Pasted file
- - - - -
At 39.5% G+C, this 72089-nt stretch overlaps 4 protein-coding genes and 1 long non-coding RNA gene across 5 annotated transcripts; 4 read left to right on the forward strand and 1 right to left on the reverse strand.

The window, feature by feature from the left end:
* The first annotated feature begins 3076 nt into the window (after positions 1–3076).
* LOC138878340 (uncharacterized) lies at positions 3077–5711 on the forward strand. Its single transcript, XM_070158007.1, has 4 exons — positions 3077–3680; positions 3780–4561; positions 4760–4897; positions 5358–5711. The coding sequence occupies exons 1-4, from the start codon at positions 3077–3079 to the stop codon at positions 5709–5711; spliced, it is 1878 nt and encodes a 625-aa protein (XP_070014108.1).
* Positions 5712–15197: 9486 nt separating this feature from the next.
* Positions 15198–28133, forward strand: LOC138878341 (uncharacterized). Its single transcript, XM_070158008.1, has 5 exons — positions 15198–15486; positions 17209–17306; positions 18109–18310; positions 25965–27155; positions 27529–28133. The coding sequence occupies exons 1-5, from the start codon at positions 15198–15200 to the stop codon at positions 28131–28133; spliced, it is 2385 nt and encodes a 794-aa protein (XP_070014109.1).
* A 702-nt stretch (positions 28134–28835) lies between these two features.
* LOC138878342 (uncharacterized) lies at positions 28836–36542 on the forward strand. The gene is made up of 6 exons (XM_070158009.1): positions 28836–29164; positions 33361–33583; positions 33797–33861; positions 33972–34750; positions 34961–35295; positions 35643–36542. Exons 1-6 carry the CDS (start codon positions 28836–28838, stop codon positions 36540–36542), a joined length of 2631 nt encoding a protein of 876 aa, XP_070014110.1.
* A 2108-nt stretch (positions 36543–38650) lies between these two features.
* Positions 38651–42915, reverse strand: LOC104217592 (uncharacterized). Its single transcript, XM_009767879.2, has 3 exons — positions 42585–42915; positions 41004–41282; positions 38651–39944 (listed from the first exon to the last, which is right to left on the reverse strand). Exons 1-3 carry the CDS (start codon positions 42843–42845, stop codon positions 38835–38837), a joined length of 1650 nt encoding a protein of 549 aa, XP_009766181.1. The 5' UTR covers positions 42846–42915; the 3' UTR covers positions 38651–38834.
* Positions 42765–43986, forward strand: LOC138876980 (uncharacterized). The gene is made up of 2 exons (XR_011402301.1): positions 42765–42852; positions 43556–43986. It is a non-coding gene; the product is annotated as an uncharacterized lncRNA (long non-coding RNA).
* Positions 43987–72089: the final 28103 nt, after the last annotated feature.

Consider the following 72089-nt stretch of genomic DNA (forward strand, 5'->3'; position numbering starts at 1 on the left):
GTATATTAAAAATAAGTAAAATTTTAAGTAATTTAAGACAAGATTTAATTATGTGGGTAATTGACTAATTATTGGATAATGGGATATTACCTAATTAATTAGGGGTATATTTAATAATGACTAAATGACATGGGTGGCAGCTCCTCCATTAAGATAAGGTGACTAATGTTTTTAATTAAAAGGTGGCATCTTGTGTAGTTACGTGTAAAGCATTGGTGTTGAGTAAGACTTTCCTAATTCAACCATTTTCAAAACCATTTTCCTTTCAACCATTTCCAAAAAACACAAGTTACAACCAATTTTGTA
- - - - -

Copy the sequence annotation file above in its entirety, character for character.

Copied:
At 39.5% G+C, this 72089-nt stretch overlaps 4 protein-coding genes and 1 long non-coding RNA gene across 5 annotated transcripts; 4 read left to right on the forward strand and 1 right to left on the reverse strand.

The window, feature by feature from the left end:
* The first annotated feature begins 3076 nt into the window (after positions 1–3076).
* LOC138878340 (uncharacterized) lies at positions 3077–5711 on the forward strand. Its single transcript, XM_070158007.1, has 4 exons — positions 3077–3680; positions 3780–4561; positions 4760–4897; positions 5358–5711. The coding sequence occupies exons 1-4, from the start codon at positions 3077–3079 to the stop codon at positions 5709–5711; spliced, it is 1878 nt and encodes a 625-aa protein (XP_070014108.1).
* Positions 5712–15197: 9486 nt separating this feature from the next.
* Positions 15198–28133, forward strand: LOC138878341 (uncharacterized). Its single transcript, XM_070158008.1, has 5 exons — positions 15198–15486; positions 17209–17306; positions 18109–18310; positions 25965–27155; positions 27529–28133. The coding sequence occupies exons 1-5, from the start codon at positions 15198–15200 to the stop codon at positions 28131–28133; spliced, it is 2385 nt and encodes a 794-aa protein (XP_070014109.1).
* A 702-nt stretch (positions 28134–28835) lies between these two features.
* LOC138878342 (uncharacterized) lies at positions 28836–36542 on the forward strand. The gene is made up of 6 exons (XM_070158009.1): positions 28836–29164; positions 33361–33583; positions 33797–33861; positions 33972–34750; positions 34961–35295; positions 35643–36542. Exons 1-6 carry the CDS (start codon positions 28836–28838, stop codon positions 36540–36542), a joined length of 2631 nt encoding a protein of 876 aa, XP_070014110.1.
* A 2108-nt stretch (positions 36543–38650) lies between these two features.
* Positions 38651–42915, reverse strand: LOC104217592 (uncharacterized). Its single transcript, XM_009767879.2, has 3 exons — positions 42585–42915; positions 41004–41282; positions 38651–39944 (listed from the first exon to the last, which is right to left on the reverse strand). Exons 1-3 carry the CDS (start codon positions 42843–42845, stop codon positions 38835–38837), a joined length of 1650 nt encoding a protein of 549 aa, XP_009766181.1. The 5' UTR covers positions 42846–42915; the 3' UTR covers positions 38651–38834.
* Positions 42765–43986, forward strand: LOC138876980 (uncharacterized). The gene is made up of 2 exons (XR_011402301.1): positions 42765–42852; positions 43556–43986. It is a non-coding gene; the product is annotated as an uncharacterized lncRNA (long non-coding RNA).
* Positions 43987–72089: the final 28103 nt, after the last annotated feature.

Consider the following 72089-nt stretch of genomic DNA (forward strand, 5'->3'; position numbering starts at 1 on the left):
GTATATTAAAAATAAGTAAAATTTTAAGTAATTTAAGACAAGATTTAATTATGTGGGTAATTGACTAATTATTGGATAATGGGATATTACCTAATTAATTAGGGGTATATTTAATAATGACTAAATGACATGGGTGGCAGCTCCTCCATTAAGATAAGGTGACTAATGTTTTTAATTAAAAGGTGGCATCTTGTGTAGTTACGTGTAAAGCATTGGTGTTGAGTAAGACTTTCCTAATTCAACCATTTTCAAAACCATTTTCCTTTCAACCATTTCCAAAAAACACAAGTTACAACCAATTTTGTA